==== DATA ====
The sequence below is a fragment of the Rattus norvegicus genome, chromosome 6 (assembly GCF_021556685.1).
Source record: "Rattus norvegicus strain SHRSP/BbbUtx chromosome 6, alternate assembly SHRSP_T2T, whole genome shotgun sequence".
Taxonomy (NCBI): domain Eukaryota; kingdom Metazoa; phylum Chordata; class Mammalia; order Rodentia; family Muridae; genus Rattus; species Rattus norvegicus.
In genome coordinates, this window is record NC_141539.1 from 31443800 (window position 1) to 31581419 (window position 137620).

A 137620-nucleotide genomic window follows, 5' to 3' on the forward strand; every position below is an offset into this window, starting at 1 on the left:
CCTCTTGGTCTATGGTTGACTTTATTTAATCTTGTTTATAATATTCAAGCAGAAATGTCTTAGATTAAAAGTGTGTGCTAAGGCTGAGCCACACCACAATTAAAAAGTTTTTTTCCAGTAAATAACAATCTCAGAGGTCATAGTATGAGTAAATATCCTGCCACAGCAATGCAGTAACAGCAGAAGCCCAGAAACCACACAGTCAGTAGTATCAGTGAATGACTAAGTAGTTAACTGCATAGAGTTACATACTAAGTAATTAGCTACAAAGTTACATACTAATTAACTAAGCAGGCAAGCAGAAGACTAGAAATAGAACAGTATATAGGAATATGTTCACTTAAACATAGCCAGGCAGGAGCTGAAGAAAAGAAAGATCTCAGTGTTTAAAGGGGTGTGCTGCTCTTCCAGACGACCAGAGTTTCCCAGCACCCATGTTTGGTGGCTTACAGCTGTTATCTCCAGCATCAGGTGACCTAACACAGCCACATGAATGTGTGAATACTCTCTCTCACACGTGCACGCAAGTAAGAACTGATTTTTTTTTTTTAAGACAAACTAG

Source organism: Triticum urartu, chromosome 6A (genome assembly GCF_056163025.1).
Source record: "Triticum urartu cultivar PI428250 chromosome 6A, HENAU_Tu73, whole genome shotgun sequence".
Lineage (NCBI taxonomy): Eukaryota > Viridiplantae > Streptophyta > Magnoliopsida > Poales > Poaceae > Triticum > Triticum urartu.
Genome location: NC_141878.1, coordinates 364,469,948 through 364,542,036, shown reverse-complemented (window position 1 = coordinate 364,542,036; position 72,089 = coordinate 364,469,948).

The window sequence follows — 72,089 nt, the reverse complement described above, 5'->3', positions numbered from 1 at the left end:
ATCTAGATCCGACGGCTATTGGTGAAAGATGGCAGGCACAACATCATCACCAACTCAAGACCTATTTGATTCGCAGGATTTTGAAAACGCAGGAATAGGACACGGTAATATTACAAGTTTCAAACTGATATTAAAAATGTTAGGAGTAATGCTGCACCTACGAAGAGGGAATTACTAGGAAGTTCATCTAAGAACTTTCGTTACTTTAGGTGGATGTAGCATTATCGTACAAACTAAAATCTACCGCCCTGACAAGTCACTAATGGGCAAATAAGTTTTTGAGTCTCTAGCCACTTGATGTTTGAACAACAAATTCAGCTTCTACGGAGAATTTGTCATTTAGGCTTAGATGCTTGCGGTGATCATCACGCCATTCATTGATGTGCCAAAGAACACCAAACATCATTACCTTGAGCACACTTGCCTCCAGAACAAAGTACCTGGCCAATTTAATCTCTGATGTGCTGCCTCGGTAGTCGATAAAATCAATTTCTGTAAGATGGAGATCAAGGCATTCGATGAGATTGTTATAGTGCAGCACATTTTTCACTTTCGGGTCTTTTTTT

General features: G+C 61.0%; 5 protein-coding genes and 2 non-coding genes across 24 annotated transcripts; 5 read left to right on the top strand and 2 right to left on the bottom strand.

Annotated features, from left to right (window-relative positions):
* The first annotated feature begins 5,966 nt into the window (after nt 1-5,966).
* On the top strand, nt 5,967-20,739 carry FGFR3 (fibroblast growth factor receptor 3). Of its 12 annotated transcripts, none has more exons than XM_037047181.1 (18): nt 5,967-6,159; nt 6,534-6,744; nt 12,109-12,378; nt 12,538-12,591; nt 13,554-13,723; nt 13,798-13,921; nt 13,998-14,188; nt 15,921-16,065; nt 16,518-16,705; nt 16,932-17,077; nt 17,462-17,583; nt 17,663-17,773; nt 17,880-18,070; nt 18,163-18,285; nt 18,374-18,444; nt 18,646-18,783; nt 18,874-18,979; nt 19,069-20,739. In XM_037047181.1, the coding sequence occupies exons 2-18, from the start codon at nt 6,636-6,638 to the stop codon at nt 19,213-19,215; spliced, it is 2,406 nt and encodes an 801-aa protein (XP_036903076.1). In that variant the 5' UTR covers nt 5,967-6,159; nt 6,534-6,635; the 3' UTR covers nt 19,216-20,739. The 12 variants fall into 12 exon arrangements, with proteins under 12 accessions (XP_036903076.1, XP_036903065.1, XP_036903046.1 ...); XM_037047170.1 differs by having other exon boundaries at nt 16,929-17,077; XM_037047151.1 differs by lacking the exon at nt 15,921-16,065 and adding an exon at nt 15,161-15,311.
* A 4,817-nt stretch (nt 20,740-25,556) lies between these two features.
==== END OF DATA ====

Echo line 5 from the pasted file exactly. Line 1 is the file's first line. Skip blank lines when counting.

A 137620-nucleotide genomic window follows, 5' to 3' on the forward strand; every position below is an offset into this window, starting at 1 on the left: